Syria, after all, is already a proxy war, as the forces of politicized Islam line up to assail one another. It's not a manifestation of the "Arab Spring," in which good people of troubled conscience finally rose up against their oppressive despot. That "Spring" was always something of a Western fantasy, an illusion masking a more complex and troubling reality.
Syria is now a sprawling, inchoate mess, in which there is no apparent side befitting the support of a republic. Unlike the horrors in Bosnia, in which the intervention of the United States made a significant difference, it does not threaten to destabilize a region. Syria is coming apart because the region is inherently unstable. As the last of the standing secular Baathist regimes, it represents a worldview that is struggling for viability.
So they've gassed a town, which is a horror, although why several hundred dead from sarin is more of a horror than over 100,000 dead from shelling/shooting/beheading eludes me. We must act, we say. Military action is justified and inevitable, we say, although the "we" here seems paradoxically limited to folks on the far left and far-right neoconservatives. The center of America...the sane part...is sick of war and the lie of violence.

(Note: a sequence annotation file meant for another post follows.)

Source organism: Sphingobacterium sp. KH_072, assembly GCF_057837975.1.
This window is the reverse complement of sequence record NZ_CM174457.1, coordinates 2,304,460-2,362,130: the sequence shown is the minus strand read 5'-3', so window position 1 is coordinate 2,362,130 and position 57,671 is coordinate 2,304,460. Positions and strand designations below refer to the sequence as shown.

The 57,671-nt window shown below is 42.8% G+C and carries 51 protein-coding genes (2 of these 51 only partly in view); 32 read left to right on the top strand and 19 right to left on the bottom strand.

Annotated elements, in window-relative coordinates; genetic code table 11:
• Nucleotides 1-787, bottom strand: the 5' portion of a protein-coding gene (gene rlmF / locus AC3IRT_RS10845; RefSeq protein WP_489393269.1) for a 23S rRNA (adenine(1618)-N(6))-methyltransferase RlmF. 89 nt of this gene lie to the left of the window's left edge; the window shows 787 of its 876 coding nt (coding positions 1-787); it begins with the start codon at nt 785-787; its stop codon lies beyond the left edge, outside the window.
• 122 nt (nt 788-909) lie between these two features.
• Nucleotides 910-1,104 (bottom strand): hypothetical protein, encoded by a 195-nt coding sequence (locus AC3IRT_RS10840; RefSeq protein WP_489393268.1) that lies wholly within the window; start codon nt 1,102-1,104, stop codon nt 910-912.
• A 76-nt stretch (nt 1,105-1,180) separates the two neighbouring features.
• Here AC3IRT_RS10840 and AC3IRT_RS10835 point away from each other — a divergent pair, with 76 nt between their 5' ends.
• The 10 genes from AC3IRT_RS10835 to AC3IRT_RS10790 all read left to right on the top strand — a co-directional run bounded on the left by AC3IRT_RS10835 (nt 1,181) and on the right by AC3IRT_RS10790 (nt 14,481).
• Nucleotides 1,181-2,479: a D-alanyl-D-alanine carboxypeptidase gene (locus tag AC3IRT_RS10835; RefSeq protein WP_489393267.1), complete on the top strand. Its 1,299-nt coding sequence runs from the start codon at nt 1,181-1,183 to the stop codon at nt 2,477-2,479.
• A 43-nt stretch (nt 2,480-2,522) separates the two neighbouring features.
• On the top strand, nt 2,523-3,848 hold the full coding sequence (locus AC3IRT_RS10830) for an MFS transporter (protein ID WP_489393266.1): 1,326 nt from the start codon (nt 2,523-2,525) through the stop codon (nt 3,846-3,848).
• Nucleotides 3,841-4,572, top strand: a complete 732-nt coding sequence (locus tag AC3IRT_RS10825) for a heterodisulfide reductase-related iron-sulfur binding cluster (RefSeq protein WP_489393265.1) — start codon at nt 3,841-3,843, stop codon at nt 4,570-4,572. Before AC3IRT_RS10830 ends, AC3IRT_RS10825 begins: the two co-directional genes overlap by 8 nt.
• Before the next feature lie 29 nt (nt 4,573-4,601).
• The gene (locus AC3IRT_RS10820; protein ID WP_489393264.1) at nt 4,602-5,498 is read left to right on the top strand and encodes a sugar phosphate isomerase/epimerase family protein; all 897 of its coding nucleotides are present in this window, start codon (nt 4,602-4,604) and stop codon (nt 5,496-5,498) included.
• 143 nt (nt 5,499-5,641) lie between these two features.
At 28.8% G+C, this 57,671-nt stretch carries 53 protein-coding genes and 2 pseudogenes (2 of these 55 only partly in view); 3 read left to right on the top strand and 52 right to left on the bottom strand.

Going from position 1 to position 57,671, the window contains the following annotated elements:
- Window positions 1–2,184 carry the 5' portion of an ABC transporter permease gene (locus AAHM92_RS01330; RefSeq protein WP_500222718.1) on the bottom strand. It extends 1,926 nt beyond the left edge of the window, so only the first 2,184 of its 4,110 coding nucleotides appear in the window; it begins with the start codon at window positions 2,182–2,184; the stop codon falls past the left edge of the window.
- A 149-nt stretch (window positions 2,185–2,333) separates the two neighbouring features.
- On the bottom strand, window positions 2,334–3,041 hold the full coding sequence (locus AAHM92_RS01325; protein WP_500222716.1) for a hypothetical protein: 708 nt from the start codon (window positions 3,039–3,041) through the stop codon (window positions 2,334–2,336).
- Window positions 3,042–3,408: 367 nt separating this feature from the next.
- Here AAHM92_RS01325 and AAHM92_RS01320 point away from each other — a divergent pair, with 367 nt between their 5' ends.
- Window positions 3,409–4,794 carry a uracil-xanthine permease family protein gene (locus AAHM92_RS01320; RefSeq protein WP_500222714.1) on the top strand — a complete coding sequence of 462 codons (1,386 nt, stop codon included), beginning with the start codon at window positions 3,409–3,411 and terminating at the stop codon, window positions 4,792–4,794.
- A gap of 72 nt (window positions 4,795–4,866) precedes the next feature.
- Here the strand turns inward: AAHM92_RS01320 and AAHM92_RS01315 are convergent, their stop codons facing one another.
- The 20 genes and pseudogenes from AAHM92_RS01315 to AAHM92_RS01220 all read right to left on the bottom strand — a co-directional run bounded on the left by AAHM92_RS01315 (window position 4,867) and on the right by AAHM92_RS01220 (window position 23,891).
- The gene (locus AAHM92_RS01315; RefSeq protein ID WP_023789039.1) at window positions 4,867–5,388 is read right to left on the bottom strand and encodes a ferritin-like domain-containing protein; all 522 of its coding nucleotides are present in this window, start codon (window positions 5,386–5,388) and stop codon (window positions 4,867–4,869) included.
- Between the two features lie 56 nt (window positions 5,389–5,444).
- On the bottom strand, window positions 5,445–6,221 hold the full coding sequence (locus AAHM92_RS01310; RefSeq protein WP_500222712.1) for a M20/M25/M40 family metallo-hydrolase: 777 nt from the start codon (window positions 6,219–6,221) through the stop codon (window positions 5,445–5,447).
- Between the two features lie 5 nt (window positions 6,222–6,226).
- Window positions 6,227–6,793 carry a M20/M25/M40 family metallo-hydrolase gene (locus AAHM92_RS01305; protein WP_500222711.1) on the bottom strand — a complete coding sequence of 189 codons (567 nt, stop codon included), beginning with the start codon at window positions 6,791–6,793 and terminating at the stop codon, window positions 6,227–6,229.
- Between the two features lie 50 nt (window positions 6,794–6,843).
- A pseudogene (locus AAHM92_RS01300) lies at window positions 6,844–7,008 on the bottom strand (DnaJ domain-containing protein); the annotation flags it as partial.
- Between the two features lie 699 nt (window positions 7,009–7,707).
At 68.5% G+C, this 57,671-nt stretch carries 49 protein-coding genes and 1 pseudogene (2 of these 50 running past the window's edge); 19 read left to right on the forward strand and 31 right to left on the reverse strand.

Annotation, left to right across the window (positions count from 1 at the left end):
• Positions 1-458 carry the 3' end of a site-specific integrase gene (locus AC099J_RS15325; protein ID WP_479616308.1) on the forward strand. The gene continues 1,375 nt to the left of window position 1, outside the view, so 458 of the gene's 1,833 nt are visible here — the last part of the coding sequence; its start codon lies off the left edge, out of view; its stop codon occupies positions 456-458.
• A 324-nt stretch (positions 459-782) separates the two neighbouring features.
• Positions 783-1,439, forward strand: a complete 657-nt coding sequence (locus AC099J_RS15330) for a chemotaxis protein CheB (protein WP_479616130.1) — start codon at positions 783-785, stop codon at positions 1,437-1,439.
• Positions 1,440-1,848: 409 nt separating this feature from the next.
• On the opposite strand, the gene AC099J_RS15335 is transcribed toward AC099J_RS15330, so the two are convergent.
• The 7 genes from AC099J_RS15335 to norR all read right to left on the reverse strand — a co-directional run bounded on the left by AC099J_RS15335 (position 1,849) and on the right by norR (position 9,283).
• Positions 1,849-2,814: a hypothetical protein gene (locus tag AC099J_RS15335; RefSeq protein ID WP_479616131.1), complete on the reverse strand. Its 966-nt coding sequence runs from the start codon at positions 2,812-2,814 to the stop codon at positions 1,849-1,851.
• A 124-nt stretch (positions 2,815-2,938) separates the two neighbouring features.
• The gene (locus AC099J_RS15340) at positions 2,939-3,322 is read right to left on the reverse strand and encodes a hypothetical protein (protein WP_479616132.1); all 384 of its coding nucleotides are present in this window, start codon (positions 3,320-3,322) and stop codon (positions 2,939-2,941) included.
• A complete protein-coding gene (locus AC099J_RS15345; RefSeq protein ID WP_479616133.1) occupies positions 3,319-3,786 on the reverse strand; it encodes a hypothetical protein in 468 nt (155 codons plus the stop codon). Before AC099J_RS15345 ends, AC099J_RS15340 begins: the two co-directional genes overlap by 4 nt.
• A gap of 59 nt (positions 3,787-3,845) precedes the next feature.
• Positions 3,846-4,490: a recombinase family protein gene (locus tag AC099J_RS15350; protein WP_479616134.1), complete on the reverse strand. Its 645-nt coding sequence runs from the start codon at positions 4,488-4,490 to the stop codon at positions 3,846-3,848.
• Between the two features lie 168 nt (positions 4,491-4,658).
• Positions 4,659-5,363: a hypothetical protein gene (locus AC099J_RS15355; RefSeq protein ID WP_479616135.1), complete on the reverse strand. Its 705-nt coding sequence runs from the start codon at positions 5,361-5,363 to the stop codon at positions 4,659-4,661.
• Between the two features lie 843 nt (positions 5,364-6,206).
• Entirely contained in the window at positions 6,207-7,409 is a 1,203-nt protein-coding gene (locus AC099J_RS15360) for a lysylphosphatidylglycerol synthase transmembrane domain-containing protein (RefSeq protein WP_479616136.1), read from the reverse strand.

The most peculiar thing for me, however, has been the juxtaposition of our seemingly inescapable march to violent intervention with the celebration of the March on Washington this week. Here you have an administration celebrating the Rev. Dr. Martin Luther King Jr.'s legacy. Liberals lined up, speaking purple prose about justice and freedom and how we've not gotten there yet, but we're going to try. And at the same time, some those very same human beings were preparing to throw a few Tomahawks into the bloody mess that is Syria.
What seemed missing there, honestly, was a recognition that Dr. King wasn't just fired up about racial injustice. He also cared deeply and spoke...sorry, PREACHED...ferociously about the pointlessness of war and violence.
Here's an entirely representative quote:
And the leaders of the world today talk eloquently about peace. Every time we drop our bombs in North Vietnam, President Johnson talks eloquently about peace. What is the problem? They are talking about peace as a distant goal, as an end we seek, but one day we must come to see that peace is not merely a distant goal we seek, but that it is a means by which we arrive at that goal. We must pursue peaceful ends through peaceful means. All of this is saying that, in the final analysis, means and ends must cohere because the end is preexistent in the means, and ultimately destructive means cannot bring about constructive ends. "A Christmas Sermon" December 24, 1967This was not a small or marginal part of his belief system. King was deeply committed to the whole ethic of God's Kingdom. The equality parts? Absolutely. But the radical nonviolence as well.
Honoring him while preparing for a self-evidently pointless act of violence is just plain odd.